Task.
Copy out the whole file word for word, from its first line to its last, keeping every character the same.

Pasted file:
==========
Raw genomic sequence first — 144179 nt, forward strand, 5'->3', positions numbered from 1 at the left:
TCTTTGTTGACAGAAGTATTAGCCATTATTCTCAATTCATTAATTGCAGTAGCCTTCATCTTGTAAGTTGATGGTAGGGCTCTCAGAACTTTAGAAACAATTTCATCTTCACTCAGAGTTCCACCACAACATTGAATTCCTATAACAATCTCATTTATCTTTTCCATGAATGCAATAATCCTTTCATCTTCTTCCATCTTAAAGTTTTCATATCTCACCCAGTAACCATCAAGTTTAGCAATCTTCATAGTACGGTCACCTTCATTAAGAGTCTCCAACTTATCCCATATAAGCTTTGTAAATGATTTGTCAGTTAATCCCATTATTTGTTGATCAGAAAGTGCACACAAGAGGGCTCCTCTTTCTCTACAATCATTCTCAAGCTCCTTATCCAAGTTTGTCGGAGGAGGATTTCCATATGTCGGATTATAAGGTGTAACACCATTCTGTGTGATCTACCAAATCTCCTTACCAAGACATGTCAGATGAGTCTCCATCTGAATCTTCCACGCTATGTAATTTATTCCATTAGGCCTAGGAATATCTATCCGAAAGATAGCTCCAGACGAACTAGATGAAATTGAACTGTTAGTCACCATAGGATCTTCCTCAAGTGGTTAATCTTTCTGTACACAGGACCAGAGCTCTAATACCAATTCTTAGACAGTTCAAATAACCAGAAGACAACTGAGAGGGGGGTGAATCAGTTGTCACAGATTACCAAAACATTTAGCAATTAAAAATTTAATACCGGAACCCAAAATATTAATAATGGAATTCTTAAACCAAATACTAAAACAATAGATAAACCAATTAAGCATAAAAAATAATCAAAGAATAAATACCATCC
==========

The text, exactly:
Raw genomic sequence first — 144179 nt, forward strand, 5'->3', positions numbered from 1 at the left:
TCTTTGTTGACAGAAGTATTAGCCATTATTCTCAATTCATTAATTGCAGTAGCCTTCATCTTGTAAGTTGATGGTAGGGCTCTCAGAACTTTAGAAACAATTTCATCTTCACTCAGAGTTCCACCACAACATTGAATTCCTATAACAATCTCATTTATCTTTTCCATGAATGCAATAATCCTTTCATCTTCTTCCATCTTAAAGTTTTCATATCTCACCCAGTAACCATCAAGTTTAGCAATCTTCATAGTACGGTCACCTTCATTAAGAGTCTCCAACTTATCCCATATAAGCTTTGTAAATGATTTGTCAGTTAATCCCATTATTTGTTGATCAGAAAGTGCACACAAGAGGGCTCCTCTTTCTCTACAATCATTCTCAAGCTCCTTATCCAAGTTTGTCGGAGGAGGATTTCCATATGTCGGATTATAAGGTGTAACACCATTCTGTGTGATCTACCAAATCTCCTTACCAAGACATGTCAGATGAGTCTCCATCTGAATCTTCCACGCTATGTAATTTATTCCATTAGGCCTAGGAATATCTATCCGAAAGATAGCTCCAGACGAACTAGATGAAATTGAACTGTTAGTCACCATAGGATCTTCCTCAAGTGGTTAATCTTTCTGTACACAGGACCAGAGCTCTAATACCAATTCTTAGACAGTTCAAATAACCAGAAGACAACTGAGAGGGGGGTGAATCAGTTGTCACAGATTACCAAAACATTTAGCAATTAAAAATTTAATACCGGAACCCAAAATATTAATAATGGAATTCTTAAACCAAATACTAAAACAATAGATAAACCAATTAAGCATAAAAAATAATCAAAGAATAAATACCATCC